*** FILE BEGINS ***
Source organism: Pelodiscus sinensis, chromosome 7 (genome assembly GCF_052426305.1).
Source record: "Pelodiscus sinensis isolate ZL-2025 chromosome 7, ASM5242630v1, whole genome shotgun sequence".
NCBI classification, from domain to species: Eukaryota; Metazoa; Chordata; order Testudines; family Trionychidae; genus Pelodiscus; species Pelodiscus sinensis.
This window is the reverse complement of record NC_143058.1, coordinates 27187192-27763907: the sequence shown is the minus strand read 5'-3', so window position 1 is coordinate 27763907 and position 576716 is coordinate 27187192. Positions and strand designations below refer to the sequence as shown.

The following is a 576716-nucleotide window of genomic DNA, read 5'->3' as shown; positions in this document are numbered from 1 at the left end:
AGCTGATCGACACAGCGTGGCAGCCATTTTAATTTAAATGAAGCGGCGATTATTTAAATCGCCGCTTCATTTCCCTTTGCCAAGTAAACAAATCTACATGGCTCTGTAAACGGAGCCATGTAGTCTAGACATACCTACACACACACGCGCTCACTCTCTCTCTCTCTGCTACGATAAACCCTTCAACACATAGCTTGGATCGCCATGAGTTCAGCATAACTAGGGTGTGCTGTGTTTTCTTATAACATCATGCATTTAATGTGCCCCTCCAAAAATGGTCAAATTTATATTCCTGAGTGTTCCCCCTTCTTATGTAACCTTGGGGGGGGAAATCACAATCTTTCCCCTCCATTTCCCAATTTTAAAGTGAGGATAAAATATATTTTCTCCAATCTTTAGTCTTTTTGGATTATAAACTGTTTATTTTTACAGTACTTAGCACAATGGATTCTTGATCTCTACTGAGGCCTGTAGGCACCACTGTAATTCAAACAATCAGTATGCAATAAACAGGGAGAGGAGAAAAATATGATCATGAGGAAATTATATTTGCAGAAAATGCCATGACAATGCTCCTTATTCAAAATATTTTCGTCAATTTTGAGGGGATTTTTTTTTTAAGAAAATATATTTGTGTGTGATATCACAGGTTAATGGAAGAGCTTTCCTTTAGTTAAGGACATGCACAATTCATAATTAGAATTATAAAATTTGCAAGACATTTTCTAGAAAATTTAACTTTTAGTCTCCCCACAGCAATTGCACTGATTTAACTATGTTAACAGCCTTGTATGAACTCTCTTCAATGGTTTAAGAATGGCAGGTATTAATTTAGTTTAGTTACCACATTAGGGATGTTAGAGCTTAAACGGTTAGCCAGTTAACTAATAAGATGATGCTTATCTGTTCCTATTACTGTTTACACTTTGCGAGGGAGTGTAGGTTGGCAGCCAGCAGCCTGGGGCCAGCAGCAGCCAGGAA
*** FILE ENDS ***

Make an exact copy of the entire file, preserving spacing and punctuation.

Source organism: Pelodiscus sinensis, chromosome 7 (genome assembly GCF_052426305.1).
Source record: "Pelodiscus sinensis isolate ZL-2025 chromosome 7, ASM5242630v1, whole genome shotgun sequence".
NCBI classification, from domain to species: Eukaryota; Metazoa; Chordata; order Testudines; family Trionychidae; genus Pelodiscus; species Pelodiscus sinensis.
This window is the reverse complement of record NC_143058.1, coordinates 27187192-27763907: the sequence shown is the minus strand read 5'-3', so window position 1 is coordinate 27763907 and position 576716 is coordinate 27187192. Positions and strand designations below refer to the sequence as shown.

The following is a 576716-nucleotide window of genomic DNA, read 5'->3' as shown; positions in this document are numbered from 1 at the left end:
AGCTGATCGACACAGCGTGGCAGCCATTTTAATTTAAATGAAGCGGCGATTATTTAAATCGCCGCTTCATTTCCCTTTGCCAAGTAAACAAATCTACATGGCTCTGTAAACGGAGCCATGTAGTCTAGACATACCTACACACACACGCGCTCACTCTCTCTCTCTCTGCTACGATAAACCCTTCAACACATAGCTTGGATCGCCATGAGTTCAGCATAACTAGGGTGTGCTGTGTTTTCTTATAACATCATGCATTTAATGTGCCCCTCCAAAAATGGTCAAATTTATATTCCTGAGTGTTCCCCCTTCTTATGTAACCTTGGGGGGGGAAATCACAATCTTTCCCCTCCATTTCCCAATTTTAAAGTGAGGATAAAATATATTTTCTCCAATCTTTAGTCTTTTTGGATTATAAACTGTTTATTTTTACAGTACTTAGCACAATGGATTCTTGATCTCTACTGAGGCCTGTAGGCACCACTGTAATTCAAACAATCAGTATGCAATAAACAGGGAGAGGAGAAAAATATGATCATGAGGAAATTATATTTGCAGAAAATGCCATGACAATGCTCCTTATTCAAAATATTTTCGTCAATTTTGAGGGGATTTTTTTTTTAAGAAAATATATTTGTGTGTGATATCACAGGTTAATGGAAGAGCTTTCCTTTAGTTAAGGACATGCACAATTCATAATTAGAATTATAAAATTTGCAAGACATTTTCTAGAAAATTTAACTTTTAGTCTCCCCACAGCAATTGCACTGATTTAACTATGTTAACAGCCTTGTATGAACTCTCTTCAATGGTTTAAGAATGGCAGGTATTAATTTAGTTTAGTTACCACATTAGGGATGTTAGAGCTTAAACGGTTAGCCAGTTAACTAATAAGATGATGCTTATCTGTTCCTATTACTGTTTACACTTTGCGAGGGAGTGTAGGTTGGCAGCCAGCAGCCTGGGGCCAGCAGCAGCCAGGAA